Kamala Harris and the legacy of Charlotta Bass


The end of last week saw the world's media react to the news that Kamala Harris had been picked as Joe Biden's running mate for the 2020 American presidential election.

It comes after an election trail which has seen Biden keep to his promise of appointing a woman to run alongside him as Vice President.

Kamala Harris was picked ahead of another former 2020 democratic candidate, Elizabeth Warren, as well as other reported hopefuls such as Stacey Abrams and Gretchen Whitmer.

In doing so, she became the first woman to make the election ticket of a major party, as the vice-presidential nominee since Sarah Palin in 2008 with the Republican party, and the first for the Democrats since Geraldine Ferraro in 1984.

Geraldine Ferraro at a Democratic National Convention in San Francisco, 1984.

Notably though, her appointment also marked another landmark: by becoming the vice presidential nominee she has been commended for becoming the first black woman to run as vice president for a major political party. However, a look through history suggests that although disappointingly rare, precedent does exist albeit on a lesser level.

The legacy of Charlotta Bass

It speaks to the many talents of Charlotta Bass that the extent of the achievements in her political career can at times be undersold, largely due to excellence in other fields. It also speaks to the talents of Charlotta Bass that in a list of 'firsts' this would be but one of many others. Charlotta Bass, born Feb 14, 1874, would live her life as educator, newspaper publicist, editor and civil rights activist. It is her strides in the printing press, as editor-in-chief of the California Owl (which she would later rename California Eagle) which are most known, yet despite her work as a civil rights campaigner being heralded, it is often overlooked quite how far it took her.

Charlotta Bass, the civil rights activist

It is important to state that separating her work as an editor from her role in the civil rights movement is difficult when so much of her energy even as an editor was devoted to tackling discrimination. She is believed to be the first black American woman to operate a newspaper in the US and used her position to further the call for civil rights in her own unique way. She was a vocal opponent of red-lining (denying services, typically financial based on race and/or ethnicity) in LA neighbourhoods and used the paper as a vehicle to raise awareness about restrictive covenants and housing, which the United States supreme court found to be unconstitutional in 1948 and unenforceable in a court of law. (Restrictive covenants in 20th century America essentially concerned discriminatory agreements inserted into deeds by community developers and white homeowners during the first half of the 20th century - this was to keep black folks out of neighbourhoods where they were unwanted).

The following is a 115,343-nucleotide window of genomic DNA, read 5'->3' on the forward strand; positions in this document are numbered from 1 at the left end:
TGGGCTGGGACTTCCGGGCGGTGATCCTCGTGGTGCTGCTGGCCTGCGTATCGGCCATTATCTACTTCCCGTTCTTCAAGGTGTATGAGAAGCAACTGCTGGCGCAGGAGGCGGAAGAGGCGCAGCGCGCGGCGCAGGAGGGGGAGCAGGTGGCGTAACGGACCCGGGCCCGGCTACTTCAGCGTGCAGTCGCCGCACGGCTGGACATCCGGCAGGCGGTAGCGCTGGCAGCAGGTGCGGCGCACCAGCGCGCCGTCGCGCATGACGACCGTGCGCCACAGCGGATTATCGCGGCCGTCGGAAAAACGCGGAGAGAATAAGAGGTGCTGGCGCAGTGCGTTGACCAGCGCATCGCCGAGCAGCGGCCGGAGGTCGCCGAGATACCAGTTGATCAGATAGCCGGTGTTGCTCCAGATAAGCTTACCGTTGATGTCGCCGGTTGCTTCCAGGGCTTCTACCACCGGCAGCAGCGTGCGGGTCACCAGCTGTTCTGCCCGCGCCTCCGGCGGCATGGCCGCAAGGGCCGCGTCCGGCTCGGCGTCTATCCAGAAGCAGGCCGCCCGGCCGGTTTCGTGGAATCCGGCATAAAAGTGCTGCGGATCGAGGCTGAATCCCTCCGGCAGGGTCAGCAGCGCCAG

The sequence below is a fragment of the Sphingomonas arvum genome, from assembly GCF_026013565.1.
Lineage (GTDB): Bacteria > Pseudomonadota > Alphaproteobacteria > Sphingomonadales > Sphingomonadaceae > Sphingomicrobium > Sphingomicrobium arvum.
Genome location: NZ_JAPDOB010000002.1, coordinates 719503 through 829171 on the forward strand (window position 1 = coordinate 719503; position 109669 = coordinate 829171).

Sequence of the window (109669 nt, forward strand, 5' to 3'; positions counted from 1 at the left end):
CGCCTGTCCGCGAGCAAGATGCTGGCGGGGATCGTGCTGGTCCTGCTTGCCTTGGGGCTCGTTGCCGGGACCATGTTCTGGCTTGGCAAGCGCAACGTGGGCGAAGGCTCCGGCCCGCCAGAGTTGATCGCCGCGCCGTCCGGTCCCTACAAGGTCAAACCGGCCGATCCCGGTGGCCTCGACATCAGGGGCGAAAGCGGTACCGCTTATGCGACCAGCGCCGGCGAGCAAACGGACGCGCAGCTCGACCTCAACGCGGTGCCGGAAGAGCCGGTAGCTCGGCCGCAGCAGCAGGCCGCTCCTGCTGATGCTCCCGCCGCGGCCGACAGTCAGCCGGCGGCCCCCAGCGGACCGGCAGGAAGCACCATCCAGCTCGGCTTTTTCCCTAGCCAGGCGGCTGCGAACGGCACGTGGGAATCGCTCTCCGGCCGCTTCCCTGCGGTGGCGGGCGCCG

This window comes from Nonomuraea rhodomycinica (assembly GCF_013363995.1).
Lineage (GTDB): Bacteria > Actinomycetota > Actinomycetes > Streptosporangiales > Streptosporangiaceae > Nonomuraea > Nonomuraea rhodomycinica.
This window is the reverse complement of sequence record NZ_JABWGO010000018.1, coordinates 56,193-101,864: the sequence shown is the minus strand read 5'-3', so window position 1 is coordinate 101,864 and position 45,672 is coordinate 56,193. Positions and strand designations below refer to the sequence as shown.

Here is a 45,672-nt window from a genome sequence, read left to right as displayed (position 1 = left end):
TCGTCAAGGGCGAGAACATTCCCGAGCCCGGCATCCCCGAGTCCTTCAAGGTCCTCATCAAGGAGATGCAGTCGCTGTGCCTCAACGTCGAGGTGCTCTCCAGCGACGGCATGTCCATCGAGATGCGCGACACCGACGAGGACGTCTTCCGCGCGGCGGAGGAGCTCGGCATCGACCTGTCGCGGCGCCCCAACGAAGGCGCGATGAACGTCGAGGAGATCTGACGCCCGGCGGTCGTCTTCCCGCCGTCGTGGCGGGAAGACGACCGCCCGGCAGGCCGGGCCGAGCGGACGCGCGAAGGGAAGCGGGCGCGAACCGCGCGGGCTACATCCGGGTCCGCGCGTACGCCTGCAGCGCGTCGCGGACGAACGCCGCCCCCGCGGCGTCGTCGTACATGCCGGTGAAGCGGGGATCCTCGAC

She was similarly vocal in the areas of voting rights, labour rights and police brutality and harassment. Her efforts to right the wrongs she encountered extended beyond the printing line, as she also took part in successful campaigns to end job discrimination at the LA general hospital, the LA rapid transit company, the southern telephone company and the boulder dam project.

Her time at the California Eagle would come to an end in April 1951, as she signed off with a column on the 26th of that month, before selling the newspaper shortly afterwards. It was in her final years though that she would achieve the distinction of becoming the first black vice-presidential candidate for a political party in the US, as she formed one part of the Progressive party's election ticket, alongside Vincent Hallinan in 1952. Four years prior, she had supported the Progressive Party's Henry Wallace in his failed bid for Presidency, meaning that her role in 1952 represented an ascension of sorts.

During her acceptance speech she remarked:

I am stirred by the responsibility that you have put upon me. I am proud that I am the choice of the leaders of my own people and leaders of all those who understand how deeply the fight for peace is one and indivisible with the fight for Negro equality. And I am impelled to accept this call, for it is the call of all my people and call to my people. Frederick Douglass would rejoice, for he fought not only slavery but the oppression of women. Above all, Douglass would counsel us not to falter, to "continue the struggle while a bondsman in his chains remains to weep." For Douglass had that calm resolution which led fast while others waivered, that steadfastness which helped to shape the party of Abraham Lincoln and held it fast to the fight for abolition.

Fittingly, upon reflecting on her life and career in her 1960 autobiography 'forty years' she commented: "it has been a good life that I have had through a very hard one but I know the future will be even better, but I know the future will be even better, and as I think back I know that is the only kind of life: In serving one's fellow man one serves himself best ..."

It was this very outlook that defined Charlotta Bass' career as a civil rights activist and newspaper publicist and led her to become the first black woman to run as vice president.

Mayowa Ayodele

To learn more about the life of Charlotta Bass





To learn more about America's relationship with restrictive covenants and housing




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